Today we are overwhelmed with television. It’s everywhere- phones, tablets, in cinema and occasionally even on actual TVs. Netflix, for instance, aims to release 700 original programmes this year. However, whilst modern television has hugely progressed in the past twenty years, it does mean that older programming is often neglected. With fewer repeats and screenings needed to fill up schedules, it is only cultural behemoths like Friends who can survive the sheer televisual excess and still be watched by successive generations. As a result, excellent TV from the past is forgotten.
Luckily, not everyone is willing to accept this.
A multitude of channels and services have sprung up in recent years to try and correct this. Take, for instance, Talking Pictures TV, the increasingly popular vintage television and film channel. Despite originally beginning on Sky, its move to Freeview has heralded a minor revival in the bizarre and odd from the past. An average day’s schedule can include anything from an obscure comedy from 1944 rubbing up against a late 50s adaptation of HG Well’s Invisible Man to a crime drama directed by Michael Winner, alongside programmes such as Private Eye, equivalent in tone and impact to Luther in its day. By showing these programmes again, Talking Pictures brings back something lost in the modern televisual landscape: the joy of stumbling across something obscure and discovering that it’s amazing. This is surely a good thing, preserving the memories of television past and adding more variety into the schedules.
Similarly, other free-to-air channels such as Horror, Yesterday and Drama showcase the odd and obscure of British and American television. These channels’ online presence also aids their mission- the value of being able to catch up with episodes of East-enders from 1986 on demand is inestimable. Other online services such as the BFI Player also offer vintage television for free, such as South, an ITV live drama from 1959 which was the first depiction of a “queer” story on British television. Largely forgotten, it’s presence online allows new generations to discover how innovative and brave it was. Netflix too acts in the service of old television. Programmes ranging from The Twilight Zone to Bill Nye the Science Guy can be accessed at the touch of a button, meaning that you can explore television heritage from the comfort of your own bedroom. Netflix’s algorithms can also help in this- whilst predominantly used to push their newest programmes, occasionally it will uncover an obscure gem.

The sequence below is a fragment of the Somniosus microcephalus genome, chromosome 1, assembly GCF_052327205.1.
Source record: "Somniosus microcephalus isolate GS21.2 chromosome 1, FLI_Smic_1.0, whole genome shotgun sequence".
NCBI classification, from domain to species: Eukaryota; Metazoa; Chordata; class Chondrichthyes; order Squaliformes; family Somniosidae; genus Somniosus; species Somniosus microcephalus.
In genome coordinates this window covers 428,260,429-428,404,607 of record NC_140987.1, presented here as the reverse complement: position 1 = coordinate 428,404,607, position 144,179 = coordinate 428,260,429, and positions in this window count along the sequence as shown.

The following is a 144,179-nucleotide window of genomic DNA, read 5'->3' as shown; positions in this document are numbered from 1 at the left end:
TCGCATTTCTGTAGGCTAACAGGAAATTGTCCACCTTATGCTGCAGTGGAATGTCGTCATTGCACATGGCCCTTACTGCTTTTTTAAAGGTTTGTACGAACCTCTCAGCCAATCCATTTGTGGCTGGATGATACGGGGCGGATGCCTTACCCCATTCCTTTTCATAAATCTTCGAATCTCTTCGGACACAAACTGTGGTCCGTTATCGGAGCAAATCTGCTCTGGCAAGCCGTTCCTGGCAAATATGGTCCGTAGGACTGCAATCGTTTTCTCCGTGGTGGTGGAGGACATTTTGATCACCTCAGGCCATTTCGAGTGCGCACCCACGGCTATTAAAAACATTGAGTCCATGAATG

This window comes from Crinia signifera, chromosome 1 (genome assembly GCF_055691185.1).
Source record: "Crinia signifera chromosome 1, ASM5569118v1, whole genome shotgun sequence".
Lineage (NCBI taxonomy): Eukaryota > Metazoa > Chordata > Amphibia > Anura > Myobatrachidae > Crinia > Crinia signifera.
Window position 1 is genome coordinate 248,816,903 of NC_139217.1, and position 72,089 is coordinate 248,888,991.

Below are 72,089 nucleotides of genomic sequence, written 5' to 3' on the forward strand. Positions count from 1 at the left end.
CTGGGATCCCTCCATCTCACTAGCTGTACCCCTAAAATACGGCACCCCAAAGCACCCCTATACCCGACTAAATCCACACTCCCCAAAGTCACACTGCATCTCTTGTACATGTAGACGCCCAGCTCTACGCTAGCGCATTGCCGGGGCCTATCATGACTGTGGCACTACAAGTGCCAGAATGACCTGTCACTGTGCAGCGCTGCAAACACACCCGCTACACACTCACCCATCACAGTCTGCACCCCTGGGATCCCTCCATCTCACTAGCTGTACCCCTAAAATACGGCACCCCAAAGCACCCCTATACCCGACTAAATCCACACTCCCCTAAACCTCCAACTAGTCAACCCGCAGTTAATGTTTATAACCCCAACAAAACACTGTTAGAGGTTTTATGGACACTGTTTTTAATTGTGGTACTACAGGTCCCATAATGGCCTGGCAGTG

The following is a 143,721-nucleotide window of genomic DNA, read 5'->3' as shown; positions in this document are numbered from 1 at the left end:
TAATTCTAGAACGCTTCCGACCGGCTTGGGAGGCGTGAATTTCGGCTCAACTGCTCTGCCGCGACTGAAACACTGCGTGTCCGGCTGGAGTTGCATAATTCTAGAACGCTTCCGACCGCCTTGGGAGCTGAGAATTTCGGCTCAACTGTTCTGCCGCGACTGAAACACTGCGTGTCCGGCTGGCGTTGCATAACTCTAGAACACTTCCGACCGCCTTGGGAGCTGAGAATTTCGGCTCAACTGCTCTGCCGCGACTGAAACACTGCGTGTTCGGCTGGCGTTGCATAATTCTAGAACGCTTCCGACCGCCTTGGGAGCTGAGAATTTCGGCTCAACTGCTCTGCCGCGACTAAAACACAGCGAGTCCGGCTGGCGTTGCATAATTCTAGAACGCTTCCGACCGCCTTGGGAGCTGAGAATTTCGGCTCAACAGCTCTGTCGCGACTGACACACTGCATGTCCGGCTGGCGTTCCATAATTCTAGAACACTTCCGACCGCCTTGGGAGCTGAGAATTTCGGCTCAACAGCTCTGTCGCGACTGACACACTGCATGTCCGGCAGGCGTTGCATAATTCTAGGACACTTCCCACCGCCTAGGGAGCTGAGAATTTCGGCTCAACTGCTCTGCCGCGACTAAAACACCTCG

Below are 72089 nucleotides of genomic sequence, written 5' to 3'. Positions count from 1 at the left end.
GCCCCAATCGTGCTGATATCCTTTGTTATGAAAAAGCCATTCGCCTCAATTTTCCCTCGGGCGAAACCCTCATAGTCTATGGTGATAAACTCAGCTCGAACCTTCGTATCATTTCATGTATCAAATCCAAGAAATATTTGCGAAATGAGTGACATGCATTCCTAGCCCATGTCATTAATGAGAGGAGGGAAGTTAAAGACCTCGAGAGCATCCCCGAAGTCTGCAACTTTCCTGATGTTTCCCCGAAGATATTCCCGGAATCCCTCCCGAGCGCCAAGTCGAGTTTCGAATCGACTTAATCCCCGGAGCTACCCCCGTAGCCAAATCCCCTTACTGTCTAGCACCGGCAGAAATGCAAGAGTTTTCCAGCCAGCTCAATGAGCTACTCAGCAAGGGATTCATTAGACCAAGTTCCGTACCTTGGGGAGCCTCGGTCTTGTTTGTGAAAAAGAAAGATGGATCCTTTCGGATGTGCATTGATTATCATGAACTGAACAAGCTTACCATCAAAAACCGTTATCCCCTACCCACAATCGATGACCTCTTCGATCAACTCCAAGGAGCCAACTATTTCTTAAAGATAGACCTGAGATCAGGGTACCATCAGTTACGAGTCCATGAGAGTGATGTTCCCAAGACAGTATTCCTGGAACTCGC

So, why watch programmes from the past, and why do people care enough to set up channels solely for the purpose of doing so? A number of reasons. There’s a purely historical dimension- these shows provide a window into a world which has long disappeared, where pints cost 3p and Roger Moore’s eyebrows were more exciting than the Olympics. Also, it injects some difference into increasingly homogenous schedules, providing an alternative for those of us who don’t just want to watch a “cinematic” BBC drama starring the same three RADA graduates.
Most importantly, these programmes are still shown because they’re still good. Yes, the picture quality might be terrible, the accents RP and the script editing wobbly. But there is a reason they have stood the test of time- strong central performances, important stories and careful production.
Don’t let their age put you off.